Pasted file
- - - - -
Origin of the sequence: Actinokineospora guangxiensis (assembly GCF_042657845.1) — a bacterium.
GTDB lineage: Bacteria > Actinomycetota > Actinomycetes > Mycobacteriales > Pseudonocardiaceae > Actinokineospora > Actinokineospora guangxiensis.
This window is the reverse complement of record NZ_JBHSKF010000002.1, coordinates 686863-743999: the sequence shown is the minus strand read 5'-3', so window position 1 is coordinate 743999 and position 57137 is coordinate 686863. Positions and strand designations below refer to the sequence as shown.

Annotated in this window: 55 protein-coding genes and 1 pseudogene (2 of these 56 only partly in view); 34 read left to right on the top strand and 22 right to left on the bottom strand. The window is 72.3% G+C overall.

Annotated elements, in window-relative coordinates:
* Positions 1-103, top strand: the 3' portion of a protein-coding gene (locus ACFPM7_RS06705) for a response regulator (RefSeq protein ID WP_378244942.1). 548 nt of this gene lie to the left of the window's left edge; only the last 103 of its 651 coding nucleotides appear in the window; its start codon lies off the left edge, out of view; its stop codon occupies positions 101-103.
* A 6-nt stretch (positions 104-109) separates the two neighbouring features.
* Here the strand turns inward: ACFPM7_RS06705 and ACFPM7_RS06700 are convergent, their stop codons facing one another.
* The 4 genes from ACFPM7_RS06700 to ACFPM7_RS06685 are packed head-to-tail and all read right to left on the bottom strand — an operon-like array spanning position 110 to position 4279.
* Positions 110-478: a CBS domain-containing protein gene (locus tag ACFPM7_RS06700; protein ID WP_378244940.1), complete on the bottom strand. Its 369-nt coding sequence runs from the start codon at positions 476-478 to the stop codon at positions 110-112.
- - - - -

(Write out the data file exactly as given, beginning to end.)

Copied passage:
Origin of the sequence: Actinokineospora guangxiensis (assembly GCF_042657845.1) — a bacterium.
GTDB lineage: Bacteria > Actinomycetota > Actinomycetes > Mycobacteriales > Pseudonocardiaceae > Actinokineospora > Actinokineospora guangxiensis.
This window is the reverse complement of record NZ_JBHSKF010000002.1, coordinates 686863-743999: the sequence shown is the minus strand read 5'-3', so window position 1 is coordinate 743999 and position 57137 is coordinate 686863. Positions and strand designations below refer to the sequence as shown.

Annotated in this window: 55 protein-coding genes and 1 pseudogene (2 of these 56 only partly in view); 34 read left to right on the top strand and 22 right to left on the bottom strand. The window is 72.3% G+C overall.

Annotated elements, in window-relative coordinates:
* Positions 1-103, top strand: the 3' portion of a protein-coding gene (locus ACFPM7_RS06705) for a response regulator (RefSeq protein ID WP_378244942.1). 548 nt of this gene lie to the left of the window's left edge; only the last 103 of its 651 coding nucleotides appear in the window; its start codon lies off the left edge, out of view; its stop codon occupies positions 101-103.
* A 6-nt stretch (positions 104-109) separates the two neighbouring features.
* Here the strand turns inward: ACFPM7_RS06705 and ACFPM7_RS06700 are convergent, their stop codons facing one another.
* The 4 genes from ACFPM7_RS06700 to ACFPM7_RS06685 are packed head-to-tail and all read right to left on the bottom strand — an operon-like array spanning position 110 to position 4279.
* Positions 110-478: a CBS domain-containing protein gene (locus tag ACFPM7_RS06700; protein ID WP_378244940.1), complete on the bottom strand. Its 369-nt coding sequence runs from the start codon at positions 476-478 to the stop codon at positions 110-112.